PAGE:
“Our banker says we operate in the black every year,” Pacheco said with a proud grin, noting not every farmer can say that.

Price control

“Farmers can’t control (crop) prices so our philosophy is to spend money wisely. We’ve always operated in the black and never carried a loss to the next year.”

The Pacheco’s original farmstead was a meager 90 acres and grew over the years to about 2,500 acres. Then urban sprawl cast its net on Marana.

Long gone are the homes occupied by copper miners who worked in the nearby Sawtooth Mountains. Agricultural land is continuously sold for development.  

Despite the urban influx, the Pachecos continue to produce food and fiber. Knowing their farming days are likely limited in this area, their passion for agriculture runs through their veins.

Diehard cotton farmers

Diehard cotton farmers, the Pachecos last year planted 1,000 acres of Upland cotton (75 percent for seed and the 25 percent balance for fiber). This year, they planned to substantially reduce the acreage until Monsanto offered them Upland seed contracts with prices too sweet to pass up.  

Pacheco said, “The seed contracts are a big reason we are still growing cotton today.”

One-hundred percent of this year’s cotton crop is grown for seed – a first for the Pachecos. The Monsanto varieties include Deltapine 0935 B2RF variety, Deltapine 1219 B2RF, Deltapine 1321 B2RF, and Deltapine 1522 B2XF. The farm includes the winter nursery variety Deltapine 14R913 B2XF.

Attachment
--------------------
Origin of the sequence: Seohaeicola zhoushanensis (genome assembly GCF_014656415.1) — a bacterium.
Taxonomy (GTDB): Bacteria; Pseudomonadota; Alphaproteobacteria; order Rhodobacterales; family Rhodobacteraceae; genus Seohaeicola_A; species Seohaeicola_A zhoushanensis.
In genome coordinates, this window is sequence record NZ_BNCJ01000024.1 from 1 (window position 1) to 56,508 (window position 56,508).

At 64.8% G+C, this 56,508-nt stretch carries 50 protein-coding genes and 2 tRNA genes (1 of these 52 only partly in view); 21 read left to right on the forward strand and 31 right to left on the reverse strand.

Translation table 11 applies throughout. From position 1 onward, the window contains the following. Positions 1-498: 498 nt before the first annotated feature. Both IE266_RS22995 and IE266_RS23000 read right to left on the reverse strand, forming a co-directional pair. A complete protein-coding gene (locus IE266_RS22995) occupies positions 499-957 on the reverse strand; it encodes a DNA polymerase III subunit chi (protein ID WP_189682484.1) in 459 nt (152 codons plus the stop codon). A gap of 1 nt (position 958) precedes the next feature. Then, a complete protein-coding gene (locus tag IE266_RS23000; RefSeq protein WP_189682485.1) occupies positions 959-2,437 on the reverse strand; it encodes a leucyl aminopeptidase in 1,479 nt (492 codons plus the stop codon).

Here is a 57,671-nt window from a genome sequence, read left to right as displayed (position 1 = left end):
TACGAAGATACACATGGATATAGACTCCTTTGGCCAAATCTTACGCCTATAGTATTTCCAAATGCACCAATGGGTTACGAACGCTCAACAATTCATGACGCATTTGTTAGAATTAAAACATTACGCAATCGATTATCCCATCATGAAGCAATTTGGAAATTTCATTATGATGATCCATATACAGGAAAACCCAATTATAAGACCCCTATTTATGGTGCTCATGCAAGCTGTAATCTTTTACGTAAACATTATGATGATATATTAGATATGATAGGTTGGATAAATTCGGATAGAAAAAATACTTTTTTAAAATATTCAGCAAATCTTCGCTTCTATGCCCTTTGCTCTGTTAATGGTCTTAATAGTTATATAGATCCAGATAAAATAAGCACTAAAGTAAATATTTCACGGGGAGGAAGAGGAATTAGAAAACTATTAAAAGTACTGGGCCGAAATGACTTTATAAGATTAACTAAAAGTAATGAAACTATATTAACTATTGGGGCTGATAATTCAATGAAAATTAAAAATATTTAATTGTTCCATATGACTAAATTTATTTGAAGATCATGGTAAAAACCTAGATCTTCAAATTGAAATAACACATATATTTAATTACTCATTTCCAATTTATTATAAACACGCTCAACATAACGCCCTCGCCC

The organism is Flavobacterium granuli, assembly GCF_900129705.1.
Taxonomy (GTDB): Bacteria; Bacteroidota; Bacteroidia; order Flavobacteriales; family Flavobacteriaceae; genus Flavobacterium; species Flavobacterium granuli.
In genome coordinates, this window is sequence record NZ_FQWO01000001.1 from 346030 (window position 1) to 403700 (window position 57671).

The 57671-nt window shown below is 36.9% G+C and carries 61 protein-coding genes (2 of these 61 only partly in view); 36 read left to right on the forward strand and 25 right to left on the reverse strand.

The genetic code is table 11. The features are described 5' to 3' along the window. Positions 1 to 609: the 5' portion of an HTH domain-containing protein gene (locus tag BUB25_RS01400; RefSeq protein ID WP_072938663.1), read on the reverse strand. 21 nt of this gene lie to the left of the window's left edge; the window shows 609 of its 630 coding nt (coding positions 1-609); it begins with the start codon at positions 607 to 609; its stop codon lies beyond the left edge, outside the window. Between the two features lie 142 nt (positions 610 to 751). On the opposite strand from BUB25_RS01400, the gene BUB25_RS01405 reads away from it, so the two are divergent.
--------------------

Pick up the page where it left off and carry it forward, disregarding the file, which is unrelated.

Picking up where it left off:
Pacheco, like other cotton growers, is fully aware of the ups and downs in the industry, noting Upland’s 60-cent-per-pound price range much of this year. He reveled and reflected on the $1.20 price range paid a handful of years ago.

Bullish or bearish?

Pacheco was asked whether he is bullish or bearish on the future of cotton. He tempered his answer with a brief silence.

Pacheco had met with an insurance agent at 7 a.m. day regarding recent hail damage in the cotton delivered by a late August monsoon storm. The adjuster had estimated a 20 percent crop loss on 170 acres on one farm site.  

The farmer added, “Cotton has always been a staple of our operation but I don’t see the (low) price changing much for the better in the short term.”

He discussed huge stockpiles of cotton in China – the largest cotton producer and user in the world - and the country’s lack of interest in importing much cotton, including from the U.S.

Pacheco-grown cotton is harvested in October and ginned at the Sunshine Gin in Eloy, and marketed by Handwerker-Winburne, Inc. in Peoria, located near Phoenix.

Texas root rot

On the production side, cotton diseases and pests are on the Pachecos’ radar screen, including the fungal disease Texas root rot (TRR). If TRR has its way, Pacheco said, “Texas root rot can take a potential 1,200-pound-per-acre yield and turn it into 600 pounds.”